Rapid growth of telehealth services seen in Malaysia

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Telehealth adoption has seen a rise in Malaysia in recent years, partly driven by the COVID-19 pandemic, a Sage Journals study supported by Malaysian telehealth provider DOC2US in collaboration with Universiti Malaya and Taylor’s University reveals.

The three-year study involved 835,826 telehealth records from 411 pharmacies nationwide, revealing a mostly middle-age range – mean age of 50 ± 21 years – with a predominantly female user base (58.7% female compared to 41.3% male). The majority of telehealth services involve assisted consultations with e-prescriptions (88.8 percent), owing to convenience, followed by direct consultations (11.2 percent).

The lower uptake of direct consultation services is attributed to potential factors that include a preference for face-to-face consultations and guidelines that restrict treatments and medications that may be prescribed electronically.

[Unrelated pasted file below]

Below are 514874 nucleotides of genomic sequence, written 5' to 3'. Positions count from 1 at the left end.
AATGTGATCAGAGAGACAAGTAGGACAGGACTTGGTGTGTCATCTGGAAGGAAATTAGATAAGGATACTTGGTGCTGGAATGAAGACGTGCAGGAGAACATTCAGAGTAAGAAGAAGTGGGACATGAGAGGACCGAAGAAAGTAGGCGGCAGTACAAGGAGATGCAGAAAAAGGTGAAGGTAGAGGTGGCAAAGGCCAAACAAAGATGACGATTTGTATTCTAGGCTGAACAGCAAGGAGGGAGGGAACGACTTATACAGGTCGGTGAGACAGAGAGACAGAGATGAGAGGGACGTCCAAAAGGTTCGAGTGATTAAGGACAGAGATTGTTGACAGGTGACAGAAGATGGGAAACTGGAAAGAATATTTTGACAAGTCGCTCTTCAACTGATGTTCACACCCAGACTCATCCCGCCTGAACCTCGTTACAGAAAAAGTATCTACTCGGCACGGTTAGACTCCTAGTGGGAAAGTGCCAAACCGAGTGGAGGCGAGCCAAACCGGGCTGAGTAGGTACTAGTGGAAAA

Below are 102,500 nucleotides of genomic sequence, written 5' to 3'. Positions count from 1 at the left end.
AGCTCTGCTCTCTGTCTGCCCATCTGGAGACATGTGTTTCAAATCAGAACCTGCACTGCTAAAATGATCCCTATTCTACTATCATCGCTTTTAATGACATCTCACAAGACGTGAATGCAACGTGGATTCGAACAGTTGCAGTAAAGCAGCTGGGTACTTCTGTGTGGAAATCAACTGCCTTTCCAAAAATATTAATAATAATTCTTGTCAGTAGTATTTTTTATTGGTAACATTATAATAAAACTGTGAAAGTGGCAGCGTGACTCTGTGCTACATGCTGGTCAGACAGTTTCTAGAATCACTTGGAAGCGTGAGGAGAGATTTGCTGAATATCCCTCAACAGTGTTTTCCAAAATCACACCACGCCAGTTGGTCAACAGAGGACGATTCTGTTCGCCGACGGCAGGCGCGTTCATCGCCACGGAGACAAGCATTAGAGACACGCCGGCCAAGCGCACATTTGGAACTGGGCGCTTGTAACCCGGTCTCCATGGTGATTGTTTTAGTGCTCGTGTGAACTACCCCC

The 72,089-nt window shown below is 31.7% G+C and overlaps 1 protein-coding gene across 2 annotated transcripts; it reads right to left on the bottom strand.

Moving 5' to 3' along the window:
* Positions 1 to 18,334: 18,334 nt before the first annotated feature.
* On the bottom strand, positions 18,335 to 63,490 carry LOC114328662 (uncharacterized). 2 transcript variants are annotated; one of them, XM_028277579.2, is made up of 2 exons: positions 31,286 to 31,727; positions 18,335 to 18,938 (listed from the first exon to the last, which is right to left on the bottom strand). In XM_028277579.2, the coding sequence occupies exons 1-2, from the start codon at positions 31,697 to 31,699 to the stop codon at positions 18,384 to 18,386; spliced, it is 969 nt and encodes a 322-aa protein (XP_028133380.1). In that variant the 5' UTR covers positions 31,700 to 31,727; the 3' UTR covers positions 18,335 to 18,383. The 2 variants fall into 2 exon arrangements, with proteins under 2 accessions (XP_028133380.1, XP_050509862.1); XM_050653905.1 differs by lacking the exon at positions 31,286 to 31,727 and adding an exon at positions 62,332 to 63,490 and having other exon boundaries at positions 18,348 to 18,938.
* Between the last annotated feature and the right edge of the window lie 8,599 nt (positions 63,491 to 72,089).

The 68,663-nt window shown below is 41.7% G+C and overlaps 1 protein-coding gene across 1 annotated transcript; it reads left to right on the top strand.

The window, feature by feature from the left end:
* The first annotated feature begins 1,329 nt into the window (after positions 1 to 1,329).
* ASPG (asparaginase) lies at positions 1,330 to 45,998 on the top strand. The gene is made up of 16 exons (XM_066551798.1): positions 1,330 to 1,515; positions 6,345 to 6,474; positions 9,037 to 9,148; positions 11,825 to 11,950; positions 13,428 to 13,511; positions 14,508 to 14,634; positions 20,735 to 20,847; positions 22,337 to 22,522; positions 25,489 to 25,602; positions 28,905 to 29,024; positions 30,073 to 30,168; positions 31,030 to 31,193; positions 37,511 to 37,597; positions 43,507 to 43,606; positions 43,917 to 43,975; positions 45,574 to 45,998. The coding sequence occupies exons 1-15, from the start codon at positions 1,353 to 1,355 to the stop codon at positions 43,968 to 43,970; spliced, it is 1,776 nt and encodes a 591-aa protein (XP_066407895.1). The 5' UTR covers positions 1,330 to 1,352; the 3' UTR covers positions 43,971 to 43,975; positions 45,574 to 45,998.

Notably, a higher proportion of women opted for e-prescriptions via assisted consultation services compared to direct consultation services. However, a lack of information remains regarding the satisfaction and preferences of female users in Malaysia when it comes to using telehealth services.

Assisted consultation services with e-prescriptions were primarily used for cardiovascular diseases such as hypertension, ischaemic heart disease, arrhythmias, and atherosclerosis, constituting 41.7 percent of all diagnoses.

This was followed by diabetes mellitus and dyslipidaemia, accounting for 17.5 percent and 11.6 percent of all diagnoses, respectively. Similarly, cardiovascular diseases accounted for 43.0 percent of all diagnoses for direct consultations, followed by diabetes and dyslipidaemia at 18.5 percent and 9.4 percent, respectively.

While e-prescriptions fill a significant gap in the management of chronic conditions, the study authors call for a collaborative approach between all healthcare professionals, including physicians and community pharmacists, to assist patients in transitioning to digital health services. 

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